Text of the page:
- Use LDAP authentication
5) SMB printing
- Change OS settings to use a different printing method like DIPRINT (port9100), LPR, or IPP
Although it seems that most have a firmware update since I first encountered the problem and now support SMBv2 and most now support SMBv3. But directly after Wannacry, that wasn't the case.
Kyocera was in a similar situation for a while, although I haven't tried one lately (last couple of years), we just switched to scan to mail back in the late teens.
It's true that SMB 1 dates back to 1983, which is prior to Flag Day, so it wouldn't even be fair to say that IBM ought to have defaulted to IP as the underlying transport and just used UDP for datagram protocols; at the time, it wasn't at all clear that IP was going to win the networking wars.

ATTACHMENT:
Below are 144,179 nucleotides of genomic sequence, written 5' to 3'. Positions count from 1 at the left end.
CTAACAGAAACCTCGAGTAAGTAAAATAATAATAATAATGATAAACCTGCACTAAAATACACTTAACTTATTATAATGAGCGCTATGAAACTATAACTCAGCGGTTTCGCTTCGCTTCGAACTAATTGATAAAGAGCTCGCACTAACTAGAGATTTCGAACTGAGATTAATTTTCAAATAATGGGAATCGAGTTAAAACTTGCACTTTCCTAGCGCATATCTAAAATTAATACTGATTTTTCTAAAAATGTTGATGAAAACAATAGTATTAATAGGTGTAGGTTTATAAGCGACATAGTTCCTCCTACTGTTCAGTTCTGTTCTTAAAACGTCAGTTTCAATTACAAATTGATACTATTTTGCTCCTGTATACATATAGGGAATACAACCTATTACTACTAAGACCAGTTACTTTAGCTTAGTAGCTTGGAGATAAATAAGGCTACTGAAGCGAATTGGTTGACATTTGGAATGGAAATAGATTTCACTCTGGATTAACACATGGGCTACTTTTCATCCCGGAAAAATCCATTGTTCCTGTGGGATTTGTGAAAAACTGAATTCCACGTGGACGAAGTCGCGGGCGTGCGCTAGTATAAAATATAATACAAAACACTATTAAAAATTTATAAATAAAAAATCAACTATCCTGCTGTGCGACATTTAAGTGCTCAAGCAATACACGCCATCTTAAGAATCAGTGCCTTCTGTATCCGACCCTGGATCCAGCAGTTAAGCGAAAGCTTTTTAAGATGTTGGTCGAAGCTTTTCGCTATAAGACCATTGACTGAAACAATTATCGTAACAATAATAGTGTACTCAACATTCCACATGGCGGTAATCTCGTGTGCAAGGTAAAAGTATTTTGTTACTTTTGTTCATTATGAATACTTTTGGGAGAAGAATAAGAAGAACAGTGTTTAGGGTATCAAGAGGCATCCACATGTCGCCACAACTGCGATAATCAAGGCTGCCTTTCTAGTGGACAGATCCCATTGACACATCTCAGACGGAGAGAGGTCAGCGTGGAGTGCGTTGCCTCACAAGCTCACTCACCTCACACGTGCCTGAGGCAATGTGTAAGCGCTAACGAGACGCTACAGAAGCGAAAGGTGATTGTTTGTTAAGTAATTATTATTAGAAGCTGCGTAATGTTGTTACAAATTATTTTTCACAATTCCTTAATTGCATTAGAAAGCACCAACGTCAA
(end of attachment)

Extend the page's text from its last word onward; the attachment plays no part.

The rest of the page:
And when SMB 1 was implemented in LAN Manager on top of NetBIOS (specifically NetBIOS on 802.2 LLC, aka "Frames") in 1987, ONC RPC (aka "Sun RPC") was only a few years old, so it wasn't like there was an established model for doing datagram client-server operations. Mailslots weren't terrible for the time, and not the worst part of SMB. (SMB has a very IBM / Microsoft look to it, with leaky abstractions and lots of "this looks like it might be handy!" features just tossed in a pot.)
But in 2023 it's long past time to retire it. 40 years is enough.
Remote Mailslots is a fine protocol, if you are managing your own network and have no access to the Internet
An obvious example is running WSL2 inside Windows. Have you used your Yubikey in WSL2? The workaround is to create a slightly unusual client-server tunnel using a couple of tools that re-create a mail-slot like connection between the two sides.